Nottingham Trent, Bournemouth, Newcastle, and Edinburgh Napier are universities whose student halls use similar cladding to Grenfell Tower’s, where at least 79 people died in a ghastly inferno two weeks ago, Buzzfeed News reports.
Remedial works are being carried out now, from reviews and testing of materials, to removal of cladding.
Here’s what’s going at these UK universities:
— BBC News England (@BBCEngland) June 28, 2017
Tests show three blocks of Byron House use the Reynobond (PE panels). NTU is liaising with fire services to seek an “appropriate” course of action.
As a precautionary measure, NTU and UPP, which owns and manages the building, have re-accommodated the remaining students in blocks elsewhere while more tests take place “to determine the exact version of this product”, according to the joint statement by NTU and UPP.
The Reynobond ACM panels refer to the reportedly cheaper, flammable material said to have caused the fire at Grenfell to spread so rapidly. While it passes fire safety standards in the UK, other countries like Germany and the US ban its use on building beyond certain heights.
Buzzfeed reports the panels have now been pulled from sale across the globe.
All BU-managed residential buildings meet fire regulations & we are working with partners & completing checks on all our buildings.
— Bournemouth Uni (@bournemouthuni) June 29, 2017
The 16-storey Bournemouth University International College building in Lansdownesite was reviewed last week and sprinklers fitted on all residential floors have been tested.
However, it is reported to use a similar cladding on approximately 5 percent of its total exterior.
But as it is “installed differently”, has fire breaks and has been independently certified to be safe, a spokesperson for Kaplan said “… we have no reason to believe that this poses any risk to our residents”.
He added that that they are working closely with local authorities and fire services, and that they have sent cladding samples for testing as per government recommendation. A fire safety specialist will conduct a further site inspection.
— Essex Echo (@Essex_Echo) June 26, 2017
Tests are being conducted on a student block that houses 561 student from both schools.
The review of materials shows “cladding and fixing system” are safe and of a different kind than those at Grenfell, according to a University of Essex spokesperson, who added that the building is far more modern as well.
Physical checks are being conducted as well..
Frustrated that the Council has no power under law to intervene in The Shield student block which has used Reynobond cladding. Must change.
— Cllr Gareth Kane (@GarethKaneLD) June 29, 2017
At The Shield, a newly-built student residence, three experts have declared the accommodation safe despite using the same cladding as Grenfell, according to Mark Slattery, a spokesman for BAM, which developed The Shield.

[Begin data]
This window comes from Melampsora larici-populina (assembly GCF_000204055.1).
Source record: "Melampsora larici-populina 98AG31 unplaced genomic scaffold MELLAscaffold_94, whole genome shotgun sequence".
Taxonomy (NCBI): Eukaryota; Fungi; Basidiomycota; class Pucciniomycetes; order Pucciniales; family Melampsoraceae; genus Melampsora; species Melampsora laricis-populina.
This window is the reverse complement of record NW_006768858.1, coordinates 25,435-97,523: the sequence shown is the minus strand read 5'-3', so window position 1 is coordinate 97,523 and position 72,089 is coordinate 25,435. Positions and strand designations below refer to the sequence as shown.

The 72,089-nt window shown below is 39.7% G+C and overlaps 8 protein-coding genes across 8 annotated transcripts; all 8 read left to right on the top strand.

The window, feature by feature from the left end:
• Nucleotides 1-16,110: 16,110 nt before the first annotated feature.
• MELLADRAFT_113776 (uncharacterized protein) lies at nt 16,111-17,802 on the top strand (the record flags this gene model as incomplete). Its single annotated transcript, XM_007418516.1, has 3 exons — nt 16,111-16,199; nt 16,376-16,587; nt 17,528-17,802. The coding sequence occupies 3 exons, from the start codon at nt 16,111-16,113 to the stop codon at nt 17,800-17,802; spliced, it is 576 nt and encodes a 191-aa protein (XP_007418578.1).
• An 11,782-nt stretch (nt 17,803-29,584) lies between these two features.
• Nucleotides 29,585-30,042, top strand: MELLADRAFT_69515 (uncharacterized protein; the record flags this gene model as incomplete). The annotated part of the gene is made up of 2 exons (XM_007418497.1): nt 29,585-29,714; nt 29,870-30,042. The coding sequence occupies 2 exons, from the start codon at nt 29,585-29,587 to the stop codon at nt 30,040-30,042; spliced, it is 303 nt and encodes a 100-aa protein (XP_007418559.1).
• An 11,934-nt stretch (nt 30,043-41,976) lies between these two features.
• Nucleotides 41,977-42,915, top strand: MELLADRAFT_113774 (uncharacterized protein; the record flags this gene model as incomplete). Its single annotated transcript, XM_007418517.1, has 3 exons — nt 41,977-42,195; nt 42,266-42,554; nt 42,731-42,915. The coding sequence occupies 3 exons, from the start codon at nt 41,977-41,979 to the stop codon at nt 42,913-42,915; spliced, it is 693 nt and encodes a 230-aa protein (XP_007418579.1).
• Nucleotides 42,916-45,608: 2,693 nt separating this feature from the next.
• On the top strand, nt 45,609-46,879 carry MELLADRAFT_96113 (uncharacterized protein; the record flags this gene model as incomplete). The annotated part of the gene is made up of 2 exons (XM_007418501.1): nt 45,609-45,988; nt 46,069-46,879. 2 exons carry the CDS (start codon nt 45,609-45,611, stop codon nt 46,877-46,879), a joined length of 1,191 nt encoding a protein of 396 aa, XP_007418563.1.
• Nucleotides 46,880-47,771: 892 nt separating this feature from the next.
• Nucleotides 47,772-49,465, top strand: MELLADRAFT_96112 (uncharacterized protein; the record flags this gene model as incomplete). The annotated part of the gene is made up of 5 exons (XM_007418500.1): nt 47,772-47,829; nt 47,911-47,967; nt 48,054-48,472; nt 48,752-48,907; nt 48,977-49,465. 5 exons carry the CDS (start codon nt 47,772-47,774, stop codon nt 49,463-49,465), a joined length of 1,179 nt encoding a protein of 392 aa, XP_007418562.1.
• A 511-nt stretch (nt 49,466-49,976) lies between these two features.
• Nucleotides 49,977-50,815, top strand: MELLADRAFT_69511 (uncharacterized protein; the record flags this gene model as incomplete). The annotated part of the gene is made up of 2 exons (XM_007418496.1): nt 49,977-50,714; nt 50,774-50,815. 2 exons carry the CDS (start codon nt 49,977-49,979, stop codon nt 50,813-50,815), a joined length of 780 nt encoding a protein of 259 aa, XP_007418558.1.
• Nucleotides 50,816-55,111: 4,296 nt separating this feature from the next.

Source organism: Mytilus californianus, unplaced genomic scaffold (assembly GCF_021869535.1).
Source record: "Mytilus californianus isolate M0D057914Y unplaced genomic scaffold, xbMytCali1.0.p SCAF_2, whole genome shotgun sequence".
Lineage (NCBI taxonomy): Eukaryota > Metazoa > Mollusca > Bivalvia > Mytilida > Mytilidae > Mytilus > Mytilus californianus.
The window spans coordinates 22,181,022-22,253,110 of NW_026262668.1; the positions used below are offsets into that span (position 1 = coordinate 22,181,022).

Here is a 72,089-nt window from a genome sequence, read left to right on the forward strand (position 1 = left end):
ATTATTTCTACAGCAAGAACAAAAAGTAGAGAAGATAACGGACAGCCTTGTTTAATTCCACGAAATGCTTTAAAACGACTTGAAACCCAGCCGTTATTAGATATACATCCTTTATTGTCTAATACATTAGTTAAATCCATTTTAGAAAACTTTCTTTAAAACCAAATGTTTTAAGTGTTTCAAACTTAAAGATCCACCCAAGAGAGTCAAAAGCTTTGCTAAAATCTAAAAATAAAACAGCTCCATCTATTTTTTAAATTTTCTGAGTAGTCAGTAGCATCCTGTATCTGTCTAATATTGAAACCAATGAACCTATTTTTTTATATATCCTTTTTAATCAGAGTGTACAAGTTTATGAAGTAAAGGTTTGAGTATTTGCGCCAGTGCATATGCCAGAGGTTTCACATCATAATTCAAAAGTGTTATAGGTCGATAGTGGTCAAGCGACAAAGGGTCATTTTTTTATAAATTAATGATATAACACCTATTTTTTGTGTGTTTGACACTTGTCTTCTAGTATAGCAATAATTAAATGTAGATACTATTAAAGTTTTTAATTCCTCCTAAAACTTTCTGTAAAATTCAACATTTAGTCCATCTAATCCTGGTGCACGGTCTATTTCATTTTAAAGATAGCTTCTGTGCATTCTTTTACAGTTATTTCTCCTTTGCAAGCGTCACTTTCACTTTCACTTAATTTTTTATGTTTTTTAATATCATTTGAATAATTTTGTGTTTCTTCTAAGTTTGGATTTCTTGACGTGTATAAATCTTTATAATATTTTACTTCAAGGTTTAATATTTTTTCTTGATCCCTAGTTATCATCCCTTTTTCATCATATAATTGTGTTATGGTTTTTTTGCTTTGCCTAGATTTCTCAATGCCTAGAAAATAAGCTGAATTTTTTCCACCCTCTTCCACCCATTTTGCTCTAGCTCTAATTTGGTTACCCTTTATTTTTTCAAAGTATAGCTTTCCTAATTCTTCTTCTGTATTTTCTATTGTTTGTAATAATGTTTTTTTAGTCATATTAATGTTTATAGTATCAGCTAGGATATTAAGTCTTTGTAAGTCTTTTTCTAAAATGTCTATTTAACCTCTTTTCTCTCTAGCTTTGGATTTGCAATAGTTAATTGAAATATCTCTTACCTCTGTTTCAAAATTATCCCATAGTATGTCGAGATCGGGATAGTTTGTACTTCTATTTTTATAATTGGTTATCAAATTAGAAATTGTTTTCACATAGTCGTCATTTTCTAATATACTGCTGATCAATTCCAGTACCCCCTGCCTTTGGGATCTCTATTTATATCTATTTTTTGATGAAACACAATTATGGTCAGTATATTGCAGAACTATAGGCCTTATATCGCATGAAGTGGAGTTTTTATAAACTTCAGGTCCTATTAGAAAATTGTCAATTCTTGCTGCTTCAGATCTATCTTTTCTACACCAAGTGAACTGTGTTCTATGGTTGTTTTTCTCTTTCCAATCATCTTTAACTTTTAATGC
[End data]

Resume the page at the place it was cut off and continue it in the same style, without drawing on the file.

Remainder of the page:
It is said to have a “different fire safety profile” and is safe, as it is a smaller block where everyone can get out.
Nonetheless, Slattery added: “If anything changes in the advice from experts because of what’s come out of the [Grenfell] investigation then of course we’ll address it.”
— Edinburgh Evening News (@edinburghpaper) June 28, 2017
One quarter of Bainfield Halls’ exterior walls are of the same cladding as Grenfell’s, a physical inspection revealed. They are being removed at the hall that 30 students are currently living in and where another 200 international students are expected to move in this weekend.
However, a spokesperson said the insulation materials are non-combustible and added, “the panel hangings are all made of metal, the wall cavities are properly fire-stopped and the buildings are fitted with sprinklers.”
The building also has other safety measures like exit routes, modern fire alarms, smoke detectors, and 24-hour security.
No less than the highest safety standards
The National Union of Students (NUS) has called upon the government to ensure all university, college and student accommodation buildings comply with the highest safety standards.
“Following the tragic disaster at Grenfell Tower, students have contacted us concerned about the safety of their halls of residence. We are demanding the government takes immediate action to ensure all halls are included in fire safety checks,” NUS’ Vice President Welfare, Shelly Asquith said.
“This needs to happen urgently to reassure students due to enrol in September. We also call on the government to reverse cuts to the fire service which so many of our members rely on,” Asquith added, echoing UK Opposition leader, Jeremy Corbyn’s repeated demands following the Grenfell disaster.
A guide has been released by NUS for student union staff and concerned students regarding fire safety and cladding, which includes what to seek clarification on and how to take action.